These are straight massive and tall trunks reaching up from
earth and carved with different symbols from nature
(mostly animals). Most totem poles were made around
British Columbia. We know of five tribes that lived there
and each had a totem animal that represents ancient
qualities connected to its creation, way of life and place
in nature. These qualities evolved with time.
Individual natives identified with a specific totem animal
after a special encounter with that animal in nature and
developed a close bond with it. The people respected
the characteristic of their totem and strove to emulate
them. They would not eat the flesh of their totem animal
but kept pieces of that animal’s body, such as fur, horns,
feathers, etc. which were used as protective amulets.
One tribal elder tells that some 500 years ago the ocean
brought to the beach a gigantic carved tree trunk.
The natives found it, were fascinated by it and examined it.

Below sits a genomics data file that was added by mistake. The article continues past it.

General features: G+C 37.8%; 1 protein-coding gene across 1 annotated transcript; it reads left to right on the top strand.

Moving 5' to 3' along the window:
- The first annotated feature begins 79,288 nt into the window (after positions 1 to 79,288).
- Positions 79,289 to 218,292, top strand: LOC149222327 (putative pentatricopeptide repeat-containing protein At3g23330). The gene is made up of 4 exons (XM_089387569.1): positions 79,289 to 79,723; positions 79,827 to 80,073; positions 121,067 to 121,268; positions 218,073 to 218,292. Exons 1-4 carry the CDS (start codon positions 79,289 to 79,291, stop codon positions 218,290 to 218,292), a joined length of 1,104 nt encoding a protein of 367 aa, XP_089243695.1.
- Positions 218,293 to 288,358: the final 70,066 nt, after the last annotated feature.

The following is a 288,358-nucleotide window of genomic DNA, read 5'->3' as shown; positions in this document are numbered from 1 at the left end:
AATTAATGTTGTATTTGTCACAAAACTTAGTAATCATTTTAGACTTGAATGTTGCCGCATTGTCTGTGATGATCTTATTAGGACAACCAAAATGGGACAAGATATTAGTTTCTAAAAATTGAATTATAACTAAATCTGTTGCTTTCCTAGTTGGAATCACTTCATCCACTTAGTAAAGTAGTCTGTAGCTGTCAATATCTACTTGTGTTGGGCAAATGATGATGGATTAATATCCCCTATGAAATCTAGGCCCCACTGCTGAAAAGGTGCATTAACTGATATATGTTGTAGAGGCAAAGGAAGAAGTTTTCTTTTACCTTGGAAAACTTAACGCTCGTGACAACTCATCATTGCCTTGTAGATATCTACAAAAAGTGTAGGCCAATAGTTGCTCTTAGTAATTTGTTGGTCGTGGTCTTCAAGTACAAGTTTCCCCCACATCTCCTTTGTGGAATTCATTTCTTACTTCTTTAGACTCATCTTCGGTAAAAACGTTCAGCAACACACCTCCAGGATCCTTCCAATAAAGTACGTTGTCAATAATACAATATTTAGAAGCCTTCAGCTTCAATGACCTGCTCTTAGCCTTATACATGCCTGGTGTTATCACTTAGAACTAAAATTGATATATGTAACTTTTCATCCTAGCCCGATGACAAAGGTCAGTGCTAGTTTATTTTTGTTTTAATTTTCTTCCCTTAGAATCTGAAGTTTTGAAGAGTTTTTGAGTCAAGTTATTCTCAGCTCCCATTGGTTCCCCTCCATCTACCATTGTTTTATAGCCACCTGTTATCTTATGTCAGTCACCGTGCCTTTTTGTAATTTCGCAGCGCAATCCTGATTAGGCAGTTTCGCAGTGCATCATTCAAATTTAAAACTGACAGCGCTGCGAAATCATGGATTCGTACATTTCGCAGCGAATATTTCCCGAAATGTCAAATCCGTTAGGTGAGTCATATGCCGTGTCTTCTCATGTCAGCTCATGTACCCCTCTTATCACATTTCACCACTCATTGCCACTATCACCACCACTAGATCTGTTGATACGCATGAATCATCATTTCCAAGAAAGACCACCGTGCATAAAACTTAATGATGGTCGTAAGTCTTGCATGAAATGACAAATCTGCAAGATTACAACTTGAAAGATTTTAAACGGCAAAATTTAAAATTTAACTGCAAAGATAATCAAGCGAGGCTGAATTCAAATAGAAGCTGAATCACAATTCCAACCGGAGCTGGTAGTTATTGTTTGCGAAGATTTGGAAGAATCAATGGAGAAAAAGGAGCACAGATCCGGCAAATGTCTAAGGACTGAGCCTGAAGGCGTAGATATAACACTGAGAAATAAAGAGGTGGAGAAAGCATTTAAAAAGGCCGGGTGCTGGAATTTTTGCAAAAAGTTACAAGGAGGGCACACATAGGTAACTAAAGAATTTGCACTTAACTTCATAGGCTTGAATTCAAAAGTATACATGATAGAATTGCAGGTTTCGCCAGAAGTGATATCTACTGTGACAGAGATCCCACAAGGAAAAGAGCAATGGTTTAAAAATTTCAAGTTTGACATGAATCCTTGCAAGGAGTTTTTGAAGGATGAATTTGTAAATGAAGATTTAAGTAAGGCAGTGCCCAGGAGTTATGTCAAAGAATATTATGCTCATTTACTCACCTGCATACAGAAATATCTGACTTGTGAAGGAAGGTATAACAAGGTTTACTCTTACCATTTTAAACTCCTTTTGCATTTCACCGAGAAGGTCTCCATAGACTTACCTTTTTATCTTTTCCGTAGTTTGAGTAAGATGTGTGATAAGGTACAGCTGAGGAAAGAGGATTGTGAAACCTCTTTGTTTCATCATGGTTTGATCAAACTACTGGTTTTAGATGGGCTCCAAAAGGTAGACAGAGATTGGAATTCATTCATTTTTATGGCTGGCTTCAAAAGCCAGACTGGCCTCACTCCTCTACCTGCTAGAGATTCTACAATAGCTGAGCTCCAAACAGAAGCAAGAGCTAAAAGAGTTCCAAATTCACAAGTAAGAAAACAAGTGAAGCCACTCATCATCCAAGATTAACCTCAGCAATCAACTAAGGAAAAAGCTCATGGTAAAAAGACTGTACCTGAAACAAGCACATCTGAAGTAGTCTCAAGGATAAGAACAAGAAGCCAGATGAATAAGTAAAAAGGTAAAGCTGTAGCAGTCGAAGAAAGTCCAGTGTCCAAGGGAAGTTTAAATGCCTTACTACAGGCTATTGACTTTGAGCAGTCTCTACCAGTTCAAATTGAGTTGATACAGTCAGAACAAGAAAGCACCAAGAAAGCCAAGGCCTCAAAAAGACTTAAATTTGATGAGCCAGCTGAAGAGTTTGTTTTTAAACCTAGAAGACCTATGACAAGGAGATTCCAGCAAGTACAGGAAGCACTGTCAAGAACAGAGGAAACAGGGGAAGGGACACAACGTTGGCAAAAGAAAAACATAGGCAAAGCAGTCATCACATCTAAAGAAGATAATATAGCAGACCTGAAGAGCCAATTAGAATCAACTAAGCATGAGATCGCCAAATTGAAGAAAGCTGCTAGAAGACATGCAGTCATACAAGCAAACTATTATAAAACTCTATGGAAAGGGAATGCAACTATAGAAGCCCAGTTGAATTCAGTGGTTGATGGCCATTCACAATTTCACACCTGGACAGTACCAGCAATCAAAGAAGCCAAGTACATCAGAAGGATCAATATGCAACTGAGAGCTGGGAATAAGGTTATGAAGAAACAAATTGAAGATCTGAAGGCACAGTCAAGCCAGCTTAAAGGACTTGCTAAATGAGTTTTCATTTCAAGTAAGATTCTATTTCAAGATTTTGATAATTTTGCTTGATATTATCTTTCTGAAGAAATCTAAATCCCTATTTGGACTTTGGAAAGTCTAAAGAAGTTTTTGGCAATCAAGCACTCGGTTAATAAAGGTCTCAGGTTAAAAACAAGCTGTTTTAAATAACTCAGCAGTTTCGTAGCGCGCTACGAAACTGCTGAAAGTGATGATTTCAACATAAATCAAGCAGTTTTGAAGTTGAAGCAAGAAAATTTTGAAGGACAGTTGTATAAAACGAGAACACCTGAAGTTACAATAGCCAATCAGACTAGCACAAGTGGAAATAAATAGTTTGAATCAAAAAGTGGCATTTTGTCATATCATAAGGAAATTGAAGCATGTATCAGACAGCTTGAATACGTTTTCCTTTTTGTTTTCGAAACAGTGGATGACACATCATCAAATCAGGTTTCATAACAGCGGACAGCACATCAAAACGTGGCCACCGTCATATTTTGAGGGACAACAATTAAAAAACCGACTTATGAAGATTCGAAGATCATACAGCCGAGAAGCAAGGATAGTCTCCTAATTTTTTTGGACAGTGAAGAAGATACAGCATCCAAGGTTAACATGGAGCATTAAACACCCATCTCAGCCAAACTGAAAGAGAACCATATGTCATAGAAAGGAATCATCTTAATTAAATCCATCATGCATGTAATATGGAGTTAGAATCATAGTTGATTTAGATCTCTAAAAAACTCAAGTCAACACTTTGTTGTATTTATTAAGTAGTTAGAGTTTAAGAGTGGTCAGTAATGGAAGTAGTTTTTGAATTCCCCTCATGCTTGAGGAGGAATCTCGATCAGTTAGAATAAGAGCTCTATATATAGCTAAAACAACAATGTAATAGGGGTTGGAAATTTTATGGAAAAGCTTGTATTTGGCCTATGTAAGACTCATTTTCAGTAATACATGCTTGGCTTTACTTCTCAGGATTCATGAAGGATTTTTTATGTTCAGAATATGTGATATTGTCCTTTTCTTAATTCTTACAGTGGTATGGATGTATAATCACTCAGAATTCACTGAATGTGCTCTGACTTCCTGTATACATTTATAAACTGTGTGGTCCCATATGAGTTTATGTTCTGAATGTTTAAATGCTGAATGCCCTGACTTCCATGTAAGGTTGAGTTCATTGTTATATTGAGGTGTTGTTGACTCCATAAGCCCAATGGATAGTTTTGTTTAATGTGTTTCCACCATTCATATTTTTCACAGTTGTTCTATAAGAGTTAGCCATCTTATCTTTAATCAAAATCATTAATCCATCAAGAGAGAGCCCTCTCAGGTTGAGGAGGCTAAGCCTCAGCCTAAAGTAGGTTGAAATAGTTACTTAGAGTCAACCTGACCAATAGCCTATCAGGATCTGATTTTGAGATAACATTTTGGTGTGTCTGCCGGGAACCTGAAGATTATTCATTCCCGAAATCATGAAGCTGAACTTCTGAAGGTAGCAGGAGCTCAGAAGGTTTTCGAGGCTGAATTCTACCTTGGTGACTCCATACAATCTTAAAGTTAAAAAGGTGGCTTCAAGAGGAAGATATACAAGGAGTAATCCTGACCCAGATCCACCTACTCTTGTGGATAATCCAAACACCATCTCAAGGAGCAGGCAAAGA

With time they made carving tools and started carving
massive cedar trees that told their stories.
There are several types of totems:
This is a totem pole that tells about a specific event in
the life of the tribe or of one of its families.
These are usually commissioned by the people to whom this event happened.
These are usually erected in honor or memory of a specific leader. These are tall and thin with one totem image at the top. Sometimes the pole included more images. The elders would approve the totem and the story it told then hold the “potluch” ceremony, a ceremony of mutual giving and receiving and of mutual recognition between the tribes.
These were carved in the main pillar or in one of the corner pillars of the house. They told about the names of the family members and their totem animals. Sometimes when the family moved to a new house, the totem pole would move with it.
A relatively short totem positioned on the beach at the entrance to the tribe’s compound and made in the shape of the totem of the tribe’s primal ancestor.
These are about 4 meters tall. On top of the pole was a box containing the remains of the dead person. This box was carved with the image of that person’s totem animal.
These were made to ridicule and shame people who broke promises.